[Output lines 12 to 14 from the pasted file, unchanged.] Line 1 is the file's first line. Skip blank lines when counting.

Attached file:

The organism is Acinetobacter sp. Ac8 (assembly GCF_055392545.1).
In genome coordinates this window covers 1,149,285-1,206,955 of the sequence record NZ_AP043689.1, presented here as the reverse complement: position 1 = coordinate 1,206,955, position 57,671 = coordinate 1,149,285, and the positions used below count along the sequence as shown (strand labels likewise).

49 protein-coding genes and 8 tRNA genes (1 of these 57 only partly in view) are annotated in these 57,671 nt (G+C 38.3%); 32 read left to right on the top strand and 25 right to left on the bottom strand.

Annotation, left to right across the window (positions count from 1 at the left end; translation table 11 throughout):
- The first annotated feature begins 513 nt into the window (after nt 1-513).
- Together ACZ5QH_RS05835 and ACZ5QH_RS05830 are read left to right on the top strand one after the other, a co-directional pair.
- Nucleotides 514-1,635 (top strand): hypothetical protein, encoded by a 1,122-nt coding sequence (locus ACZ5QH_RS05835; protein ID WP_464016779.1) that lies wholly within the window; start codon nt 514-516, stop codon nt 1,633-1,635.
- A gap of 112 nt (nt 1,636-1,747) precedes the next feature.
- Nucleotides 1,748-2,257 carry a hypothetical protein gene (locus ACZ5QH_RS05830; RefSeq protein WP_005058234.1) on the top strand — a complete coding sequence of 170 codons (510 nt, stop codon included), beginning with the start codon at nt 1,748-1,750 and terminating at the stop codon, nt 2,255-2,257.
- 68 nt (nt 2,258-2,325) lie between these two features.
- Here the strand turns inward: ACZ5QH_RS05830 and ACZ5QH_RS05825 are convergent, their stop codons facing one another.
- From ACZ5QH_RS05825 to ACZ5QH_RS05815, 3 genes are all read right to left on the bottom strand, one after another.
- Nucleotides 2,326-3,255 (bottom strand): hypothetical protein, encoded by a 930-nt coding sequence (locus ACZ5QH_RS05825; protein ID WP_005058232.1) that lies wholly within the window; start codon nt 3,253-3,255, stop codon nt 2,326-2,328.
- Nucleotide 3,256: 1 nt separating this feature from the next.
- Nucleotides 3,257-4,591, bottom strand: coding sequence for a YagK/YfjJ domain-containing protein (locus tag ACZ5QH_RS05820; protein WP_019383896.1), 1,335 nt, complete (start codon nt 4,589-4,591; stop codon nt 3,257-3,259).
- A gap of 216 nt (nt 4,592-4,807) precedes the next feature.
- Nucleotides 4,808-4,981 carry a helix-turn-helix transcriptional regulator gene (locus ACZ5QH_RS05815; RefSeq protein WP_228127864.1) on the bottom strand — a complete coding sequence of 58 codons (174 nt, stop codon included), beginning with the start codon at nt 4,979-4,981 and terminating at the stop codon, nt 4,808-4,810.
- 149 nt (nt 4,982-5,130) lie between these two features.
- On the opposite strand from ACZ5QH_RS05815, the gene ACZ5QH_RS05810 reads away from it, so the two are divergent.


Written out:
- From ACZ5QH_RS05825 to ACZ5QH_RS05815, 3 genes are all read right to left on the bottom strand, one after another.
- Nucleotides 2,326-3,255 (bottom strand): hypothetical protein, encoded by a 930-nt coding sequence (locus ACZ5QH_RS05825; protein ID WP_005058232.1) that lies wholly within the window; start codon nt 3,253-3,255, stop codon nt 2,326-2,328.
- Nucleotide 3,256: 1 nt separating this feature from the next.